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Tuesday, 28 October 2014
Page: 12281

Ms GAMBARO (Brisbane) (16:22): On behalf of the Joint Standing Committee on Foreign Affairs, Defence and Trade, I present the committee's report entitled Review of the Defence Annual Report 2012-13. I ask leave of the House to make a short statement in connection with the report.

Leave granted.

Ms GAMBARO: On behalf of the Joint Standing Committee on Foreign Affairs, Defence and Trade, I have pleasure in presenting the committee's first report for the 44th Parliament, entitled Review of the Defence Annual Report 2012-13.

The review of the defence annual report is an important oversight activity. It provides an opportunity for the committee to inquire into a broad range of defence issues as part of the process of accountability of government agencies to parliament. The Defence Subcommittee considers this to be a key part of its role.

The subcommittee resolved to focus on five main areas for its review:

Asset management and capital investment programs;

Defence Cooperation Program;

Naval combat capabilities;

Air combat capability; and

Defence Materiel Organisation and Capability Development Group.

The subcommittee heard from Defence officials at the public hearing held on 6 June. It also received evidence from the Australian Strategic Policy Institute, and two small- to medium-sized enterprises, QinetiQ and Nova Systems.

As part of its review, the subcommittee considered Defence estate issues, including the cost pressures associated with the maintenance of heritage listed buildings. The committee recommends government should review the process by which Defence properties are placed on the Commonwealth Heritage List and how their maintenance is funded.

The subcommittee also considered the efficacy of Defence contracts to ensure that SMEs are paid in a timely manner by prime contractors. Based on evidence received, the committee recommends that the government should review its contract templates and procurement processes.

The subcommittee considered the scope of the Defence Cooperation Program and options for a whole-of-government approach to supporting regional partners. Noting the complexities of achieving a structured and coordinated regional security effect, the committee commends Defence on the development of a future framework in the Pacific. However, Australia needs to ensure that it is achieving value for money with the Defence Cooperation Program, and specifically the Pacific Patrol Boat Program.

During the course of the review it became apparent that, despite some positive developments, Defence's approach to capability management remains fragmented. There does not appear to be a single continuous system which Defence can use to conduct capability assurance from definition, through acquisition and service life, to disposal.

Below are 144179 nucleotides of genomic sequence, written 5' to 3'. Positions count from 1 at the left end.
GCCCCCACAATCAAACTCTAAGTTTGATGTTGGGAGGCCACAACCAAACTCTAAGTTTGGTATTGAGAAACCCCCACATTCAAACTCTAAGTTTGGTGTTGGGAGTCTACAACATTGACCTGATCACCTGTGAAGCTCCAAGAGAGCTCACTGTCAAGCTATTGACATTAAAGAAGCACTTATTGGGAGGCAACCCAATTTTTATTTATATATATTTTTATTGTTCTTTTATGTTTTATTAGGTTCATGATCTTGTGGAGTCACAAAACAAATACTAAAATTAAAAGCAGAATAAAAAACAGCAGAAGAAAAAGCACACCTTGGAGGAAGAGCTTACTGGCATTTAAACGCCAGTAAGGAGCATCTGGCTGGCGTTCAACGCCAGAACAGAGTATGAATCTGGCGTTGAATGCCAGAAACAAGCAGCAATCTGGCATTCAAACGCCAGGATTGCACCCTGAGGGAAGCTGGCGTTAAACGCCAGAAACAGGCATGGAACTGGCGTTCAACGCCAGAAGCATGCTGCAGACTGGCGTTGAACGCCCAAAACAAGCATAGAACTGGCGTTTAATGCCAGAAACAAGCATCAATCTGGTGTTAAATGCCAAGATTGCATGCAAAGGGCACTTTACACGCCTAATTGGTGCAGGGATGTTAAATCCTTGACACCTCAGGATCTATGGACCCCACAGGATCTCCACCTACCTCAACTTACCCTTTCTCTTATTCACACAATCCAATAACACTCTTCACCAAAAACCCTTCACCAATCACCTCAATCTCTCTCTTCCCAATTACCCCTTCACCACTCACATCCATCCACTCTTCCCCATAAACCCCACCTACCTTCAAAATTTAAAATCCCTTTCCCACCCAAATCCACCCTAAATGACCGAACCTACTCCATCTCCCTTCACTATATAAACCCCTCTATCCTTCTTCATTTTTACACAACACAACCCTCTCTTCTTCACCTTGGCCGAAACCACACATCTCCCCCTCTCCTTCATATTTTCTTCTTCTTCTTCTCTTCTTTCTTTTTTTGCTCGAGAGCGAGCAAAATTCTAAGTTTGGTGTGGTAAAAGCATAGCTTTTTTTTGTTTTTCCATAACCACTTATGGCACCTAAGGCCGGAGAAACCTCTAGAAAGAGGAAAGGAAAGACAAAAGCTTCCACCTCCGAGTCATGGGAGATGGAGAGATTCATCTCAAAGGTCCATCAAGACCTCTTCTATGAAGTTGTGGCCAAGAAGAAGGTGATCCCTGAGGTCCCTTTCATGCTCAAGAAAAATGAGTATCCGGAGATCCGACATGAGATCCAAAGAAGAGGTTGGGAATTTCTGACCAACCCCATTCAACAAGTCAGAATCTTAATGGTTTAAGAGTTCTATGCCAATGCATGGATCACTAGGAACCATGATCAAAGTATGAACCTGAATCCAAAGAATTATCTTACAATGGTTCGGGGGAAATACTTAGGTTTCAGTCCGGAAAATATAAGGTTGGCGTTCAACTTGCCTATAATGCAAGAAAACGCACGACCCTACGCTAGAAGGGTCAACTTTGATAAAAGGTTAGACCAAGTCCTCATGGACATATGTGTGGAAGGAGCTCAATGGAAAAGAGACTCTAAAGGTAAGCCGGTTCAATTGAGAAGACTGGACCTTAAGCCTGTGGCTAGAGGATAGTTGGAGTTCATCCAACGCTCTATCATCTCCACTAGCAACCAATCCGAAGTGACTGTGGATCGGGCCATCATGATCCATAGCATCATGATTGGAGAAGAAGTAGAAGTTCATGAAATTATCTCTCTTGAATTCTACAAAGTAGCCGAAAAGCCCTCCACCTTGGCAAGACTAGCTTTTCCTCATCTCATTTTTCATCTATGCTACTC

The committee believes that the introduction of such a system, managed by the Vice Chief of the Defence Force, would increase transparency and enhance oversight by the government and the parliament of capability management by Defence.

That being said, it was pleasing to see some positive outcomes arising from the SEA 1000 Industry Integrated Project Team—a working group made up of Defence and industry experts who are developing the design brief for the new submarines and examining potential industries able to execute such a project. The committee encourages the further development of this initiative along with transparent communication of the team's view to government.

The committee believes that expertise within the private sector could be leveraged for all stages of the capability development life cycle. Rather than contracting for specific packets of work, greater benefit could be gained by entering into teaming arrangements as part of a whole-of-life approach to identifying and managing risk.

The committee was also concerned by the lack of detail in the Defence annual report on the progress of implementation of all the Coles review recommendations relating to the Collins class submarines. This is something that needs to be expanded upon in future Defence annual reports.

Other recommendations made by the committee include the use of independent subject matter experts in a system of gate reviews as part of the seaworthiness system, and enhanced reporting on Defence's cybersecurity capability.

It is disappointing to note that the committee is still awaiting a response from Defence to the recommendations of its previous Defence annual report review, which was tabled in June last year. The committee hopes to receive a response to its previous review shortly.

I also would like to commend the chair of the Defence Subcommittee, Senator David Fawcett, and Deputy Chair, Deb O'Neill, and other members for their great diligence and great efforts in producing this report. My special thanks go to the committee secretariat. I would like to thank Jerome Brown and all of the work that the secretariat have done, and their professionalism.

The committee acknowledges the dedication and the commitment of the service men and women of the Australian Defence Force and commends them on the outstanding service that they have provided to the nation. The committee recognises that the members of the ADF are supported by an enduring network of families, friends and loved ones and to these people we owe our thanks.

Finally, the committee notes the loss of Lance Corporal Todd Chidgey during 2014. Our deepest condolences and our thoughts are extended to his family and friends.

I commend the report to the House.

Report made a parliamentary paper in accordance with standing order 39(e).